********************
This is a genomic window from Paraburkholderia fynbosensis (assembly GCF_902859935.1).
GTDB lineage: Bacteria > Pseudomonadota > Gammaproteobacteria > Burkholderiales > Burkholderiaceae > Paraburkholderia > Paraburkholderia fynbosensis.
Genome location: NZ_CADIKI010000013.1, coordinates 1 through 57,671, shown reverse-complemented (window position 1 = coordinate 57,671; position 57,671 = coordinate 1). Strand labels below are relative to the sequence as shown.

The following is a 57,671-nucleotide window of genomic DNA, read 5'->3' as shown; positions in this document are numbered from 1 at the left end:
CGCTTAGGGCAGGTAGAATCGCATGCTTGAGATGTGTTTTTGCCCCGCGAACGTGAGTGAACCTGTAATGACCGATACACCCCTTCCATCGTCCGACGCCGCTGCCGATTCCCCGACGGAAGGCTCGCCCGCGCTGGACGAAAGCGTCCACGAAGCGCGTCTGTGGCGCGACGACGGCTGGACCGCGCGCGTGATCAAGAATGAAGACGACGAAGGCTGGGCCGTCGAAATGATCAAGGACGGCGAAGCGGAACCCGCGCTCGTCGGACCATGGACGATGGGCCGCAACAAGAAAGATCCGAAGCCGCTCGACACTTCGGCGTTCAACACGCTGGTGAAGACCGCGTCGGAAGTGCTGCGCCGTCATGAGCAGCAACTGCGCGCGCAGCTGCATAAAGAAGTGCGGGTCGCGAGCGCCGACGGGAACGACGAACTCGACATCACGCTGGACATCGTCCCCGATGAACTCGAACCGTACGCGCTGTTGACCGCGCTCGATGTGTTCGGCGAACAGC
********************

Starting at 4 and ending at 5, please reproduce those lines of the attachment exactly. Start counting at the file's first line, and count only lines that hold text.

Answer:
The following is a 57,671-nucleotide window of genomic DNA, read 5'->3' as shown; positions in this document are numbered from 1 at the left end:
CGCTTAGGGCAGGTAGAATCGCATGCTTGAGATGTGTTTTTGCCCCGCGAACGTGAGTGAACCTGTAATGACCGATACACCCCTTCCATCGTCCGACGCCGCTGCCGATTCCCCGACGGAAGGCTCGCCCGCGCTGGACGAAAGCGTCCACGAAGCGCGTCTGTGGCGCGACGACGGCTGGACCGCGCGCGTGATCAAGAATGAAGACGACGAAGGCTGGGCCGTCGAAATGATCAAGGACGGCGAAGCGGAACCCGCGCTCGTCGGACCATGGACGATGGGCCGCAACAAGAAAGATCCGAAGCCGCTCGACACTTCGGCGTTCAACACGCTGGTGAAGACCGCGTCGGAAGTGCTGCGCCGTCATGAGCAGCAACTGCGCGCGCAGCTGCATAAAGAAGTGCGGGTCGCGAGCGCCGACGGGAACGACGAACTCGACATCACGCTGGACATCGTCCCCGATGAACTCGAACCGTACGCGCTGTTGACCGCGCTCGATGTGTTCGGCGAACAGC